Will your favorite metro Des Moines restaurant open this week? It may hinge the food supply chain
During Gov. Kim Reynolds' May 13, 2020, news conference restrictions first made for only 22 counties are lifted for all Iowa counties. Des Moines Register
For just about two months, the doors of many Iowa restaurants have been shuttered to dine-in customers by order of Gov. Kim Reynolds.
Her Wednesday order is allowing those in places including metro Des Moines' Polk, Dallas and Jasper counties to reopen Friday, but some say that's not as simple as putting out an "open" sign.
The coronavirus pandemic's effects on the supply chain may ultimately determine whether they can get the food they need in time to serve a sudden influx in customers.
Jeff Bruning, co-owner of Full Court Press, which operates several popular restaurants in metro Des Moines, including El Bait Shop and Fong's Pizza, said most of the group's properties will open Friday, with the rest aiming to open Saturday. Following the state's directives, they will adhere to restrictions that include operating at no more than 50% of fire code capacity, providing additional space between tables and thoroughly cleaning surfaces.
Bruning said some of the restaurants have raised concerns about not being able to get all the food supplies they usually have, but with the variety of meals the eateries offer, customers will still have options.
Orchestrate Hospitality, on the other hand, which also manages several restaurants in Des Moines, including Zombie Burger and Centro, will not open on Friday. Marketing director Adam Bartelt said the company does not have concerns about finding supplies but that the restaurants need more time to stock up.
RESTRICTIONS: What can open? What has to stay closed?
A Dong, a venerable Vietnamese restaurant on High Street, also will remain closed Friday, partly because there is not enough time to have supplies delivered, co-owner Neal Ngu said. He also does not want to rush into reopening and put customers and employees at risk of contracting the virus.
Ngu said he wouldn't be able to get supplies until next week, and he needs takeout containers and produce such as broccoli, mushrooms and fresh herbs for the soups the restaurant serves.
"Right now the inventory is short everywhere. We have to wait," he said. "I'm not happy about it, but there's nothing much we can do about it."
Exile Brewing owner R.J Tursi also is concerned about inventory at his downtown taproom and restaurant. He said that after it shut down dine-in service March 17, his staff cleaned out draft lines, packed up supplies and pared-down inventory. The two days between Reynolds' announcement Wednesday and restaurant reopenings were not enough time to order sufficient food from distributors to serve what could be a crowd of returning customers, he said.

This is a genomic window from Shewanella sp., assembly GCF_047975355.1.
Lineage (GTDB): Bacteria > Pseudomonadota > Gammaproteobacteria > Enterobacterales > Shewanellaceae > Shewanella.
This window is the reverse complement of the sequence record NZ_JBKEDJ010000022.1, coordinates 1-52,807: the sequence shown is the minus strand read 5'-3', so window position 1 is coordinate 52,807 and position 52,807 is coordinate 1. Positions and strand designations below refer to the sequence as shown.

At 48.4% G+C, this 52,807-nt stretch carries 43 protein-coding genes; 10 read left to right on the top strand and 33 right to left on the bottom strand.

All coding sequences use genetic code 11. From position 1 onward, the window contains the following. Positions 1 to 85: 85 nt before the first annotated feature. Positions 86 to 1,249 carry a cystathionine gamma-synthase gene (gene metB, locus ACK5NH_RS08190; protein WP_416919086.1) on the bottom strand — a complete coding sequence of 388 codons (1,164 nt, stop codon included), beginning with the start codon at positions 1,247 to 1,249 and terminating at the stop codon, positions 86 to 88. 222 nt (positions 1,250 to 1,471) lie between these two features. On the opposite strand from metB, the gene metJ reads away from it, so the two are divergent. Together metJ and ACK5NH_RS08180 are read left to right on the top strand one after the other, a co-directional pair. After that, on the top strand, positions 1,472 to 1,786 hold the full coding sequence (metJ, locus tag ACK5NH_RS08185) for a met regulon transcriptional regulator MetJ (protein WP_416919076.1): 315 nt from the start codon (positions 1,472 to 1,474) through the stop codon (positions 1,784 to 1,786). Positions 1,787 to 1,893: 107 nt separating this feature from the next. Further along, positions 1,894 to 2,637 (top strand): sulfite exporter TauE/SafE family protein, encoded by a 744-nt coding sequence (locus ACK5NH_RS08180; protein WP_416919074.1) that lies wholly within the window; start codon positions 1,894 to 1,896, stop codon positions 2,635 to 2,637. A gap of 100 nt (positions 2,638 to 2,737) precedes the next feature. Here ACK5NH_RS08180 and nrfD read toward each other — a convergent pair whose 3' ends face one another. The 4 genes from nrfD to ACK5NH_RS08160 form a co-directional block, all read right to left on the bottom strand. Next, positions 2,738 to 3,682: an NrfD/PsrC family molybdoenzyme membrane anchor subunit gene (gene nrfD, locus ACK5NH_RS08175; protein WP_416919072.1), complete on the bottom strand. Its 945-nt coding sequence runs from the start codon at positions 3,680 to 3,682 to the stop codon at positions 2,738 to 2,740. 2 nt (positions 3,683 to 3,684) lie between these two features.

With a shortage of meat due to several packing plants either slowing production or shutting down, Tursi said, he isn't sure what the menu will look like.
"You don’t just snap your fingers and a supply chain is filled," he said. "The supply chain has been pared back significantly over the past two months, so it’s going to take a little bit of time to get it back to where it needs to be."
Eatery A Executive Chef Keith Johnson said the Ingersoll Avenue restaurant will maintain carryout service but still is determining when to open its doors to dine-in customers. Along with a shortage of meat, specifically pork, he said, he's concerned about increasing costs for food.
"Everybody was very ill-prepared for this virus, farmers and everyone included, so I think the supply chain is still there. It’s just been damaged a bit," he said.
Frances Graziano relies on pork. The president of the Italian foods retailer and sausage maker Graziano Brothers, south of downtown, Graziano said her business supplies about 100 restaurants in the Des Moines area with Italian sausage. However, because of meatpacking plant slowdowns and shutdowns, Graziano's inventory is at about 25% of its normal capacity just as restaurants are reopening, she said.
"We're opening up at a time when we have the least to provide," she said.
When she does have sausage to sell, it may be more expensive because of shortages. That goes for all products made with pork, she warned, such as lunch meat and frozen meals with sausage.
"Prices have skyrocketed," Graziano said. "As they open up, the price point that they were working with is going to be totally different when they open up the doors."
Sarah LeBlanc covers trending news for the Register. Reach her at 515-284-8161 or email@example.com.
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